Nordica Homestead Museum - Atlas Obscura

Nordica Homestead Museum

Farmington, Maine

The birthplace of this Gilded Age celebrity, opera singer, suffragette, and shipwreck survivor has been turned into a museum celebrating her fascinating life. 


Lillian Nordica was a Gilded Age Kardashian. Her beautiful, soprano voice gave her worldwide fame as an opera diva. She was a global celebrity and a spokesperson for companies like Steinway Pianos and Coca-Cola.

The opera star was born Lillian Allen Norton in 1857 in Farmington, Maine. Her musical talent was clear from a young age, and she trained as a singer in Boston. Soon after she traveled to Italy to continue her opera training, and it was there that she took on the stage name “Nordica.”

Nordica toured across Europe as a singer. While in Russia, she caught the attention of Leo Tolstoy, who entertained the singer and her mother at his home. She also performed for Czar Alexander II, just eight days before he was assassinated. Eventually, Nordica made her way back to the United States. For many years, the soprano was a resident singer at the Metropolitan Opera in New York City.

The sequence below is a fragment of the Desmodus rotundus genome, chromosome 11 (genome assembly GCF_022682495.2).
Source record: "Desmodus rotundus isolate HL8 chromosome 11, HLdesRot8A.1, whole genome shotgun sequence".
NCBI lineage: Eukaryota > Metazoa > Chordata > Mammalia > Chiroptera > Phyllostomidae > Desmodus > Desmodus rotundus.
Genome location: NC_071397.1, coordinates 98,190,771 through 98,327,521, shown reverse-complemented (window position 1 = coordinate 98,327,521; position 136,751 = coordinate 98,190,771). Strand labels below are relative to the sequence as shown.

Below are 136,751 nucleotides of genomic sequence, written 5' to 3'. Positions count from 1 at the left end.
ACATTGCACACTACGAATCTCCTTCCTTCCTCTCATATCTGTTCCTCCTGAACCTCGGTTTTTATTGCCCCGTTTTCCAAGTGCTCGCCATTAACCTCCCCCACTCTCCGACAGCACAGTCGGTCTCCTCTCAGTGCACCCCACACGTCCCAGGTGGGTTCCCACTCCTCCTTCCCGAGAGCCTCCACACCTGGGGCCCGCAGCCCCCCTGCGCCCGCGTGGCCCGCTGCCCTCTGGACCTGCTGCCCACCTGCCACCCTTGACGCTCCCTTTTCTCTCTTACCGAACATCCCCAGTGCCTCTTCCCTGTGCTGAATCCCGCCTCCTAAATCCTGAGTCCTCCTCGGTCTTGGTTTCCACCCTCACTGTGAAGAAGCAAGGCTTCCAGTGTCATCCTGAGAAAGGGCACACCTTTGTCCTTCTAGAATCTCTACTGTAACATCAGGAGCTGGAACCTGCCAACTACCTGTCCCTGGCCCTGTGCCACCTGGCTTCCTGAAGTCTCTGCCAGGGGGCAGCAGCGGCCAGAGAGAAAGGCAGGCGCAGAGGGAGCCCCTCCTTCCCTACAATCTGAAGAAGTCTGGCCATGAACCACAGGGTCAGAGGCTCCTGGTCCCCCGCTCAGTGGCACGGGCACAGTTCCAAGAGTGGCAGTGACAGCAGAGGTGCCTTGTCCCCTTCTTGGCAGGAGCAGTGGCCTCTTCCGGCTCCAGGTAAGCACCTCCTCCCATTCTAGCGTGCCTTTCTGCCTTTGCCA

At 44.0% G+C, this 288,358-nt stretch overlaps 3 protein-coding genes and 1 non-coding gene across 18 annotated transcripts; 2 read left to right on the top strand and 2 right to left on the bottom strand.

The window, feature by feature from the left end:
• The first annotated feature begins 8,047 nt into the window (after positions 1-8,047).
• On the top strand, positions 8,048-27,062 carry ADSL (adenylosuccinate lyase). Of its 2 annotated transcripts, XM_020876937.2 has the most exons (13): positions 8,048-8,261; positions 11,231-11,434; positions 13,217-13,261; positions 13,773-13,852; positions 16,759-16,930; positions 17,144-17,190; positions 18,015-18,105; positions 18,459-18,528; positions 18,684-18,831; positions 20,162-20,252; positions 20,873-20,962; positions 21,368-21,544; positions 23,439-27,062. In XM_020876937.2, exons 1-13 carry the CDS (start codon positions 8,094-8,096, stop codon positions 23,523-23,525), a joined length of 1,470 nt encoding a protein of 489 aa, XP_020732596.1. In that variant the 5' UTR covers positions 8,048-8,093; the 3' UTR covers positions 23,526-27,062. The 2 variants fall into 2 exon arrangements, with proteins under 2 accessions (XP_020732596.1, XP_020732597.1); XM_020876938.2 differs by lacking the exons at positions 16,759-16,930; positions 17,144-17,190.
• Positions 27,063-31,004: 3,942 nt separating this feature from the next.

In addition to her professional accomplishments, Nordica’s personal life was the subject of much attention. She had three high-profile failed marriages to eclectic characters (one of whom died in a hot balloon misadventure). Politically, she was a champion of women’s suffrage and an early and vocal critic of gender wage disparity.  

After retiring from the Metropolitan Opera, Nordica launched a world farewell tour that ended in 1913 when the ship she was on hit a coral reef, grounding it in the Gulf of Papua. The ship remained stranded for three days, during which Nordica suffered from hypothermia. She was rescued from the ship and brought to the Dutch East Indies. But she never fully recovered, and after several months in Indonesia, she died from pneumonia.

Fortunately, friends, family, and fans in her hometown made early and serious preservation efforts on the singer’s behalf. The house has been meticulously preserved, and momentos and artifacts have found their way to the museum over the past 90 years. The museum houses original costumes, jewelry, furniture, books, and many other artifacts from Lillian’s storied career.

Know Before You Go

Call ahead to check hours (this is a good idea when visiting any Maine destination). Tours are seasonal and by appointment only. 

The house sits on a hilltop spanning 110 acres. However, it is set back from downtown Farmington. It’s easy to miss the turn-off if you’re not looking for it.

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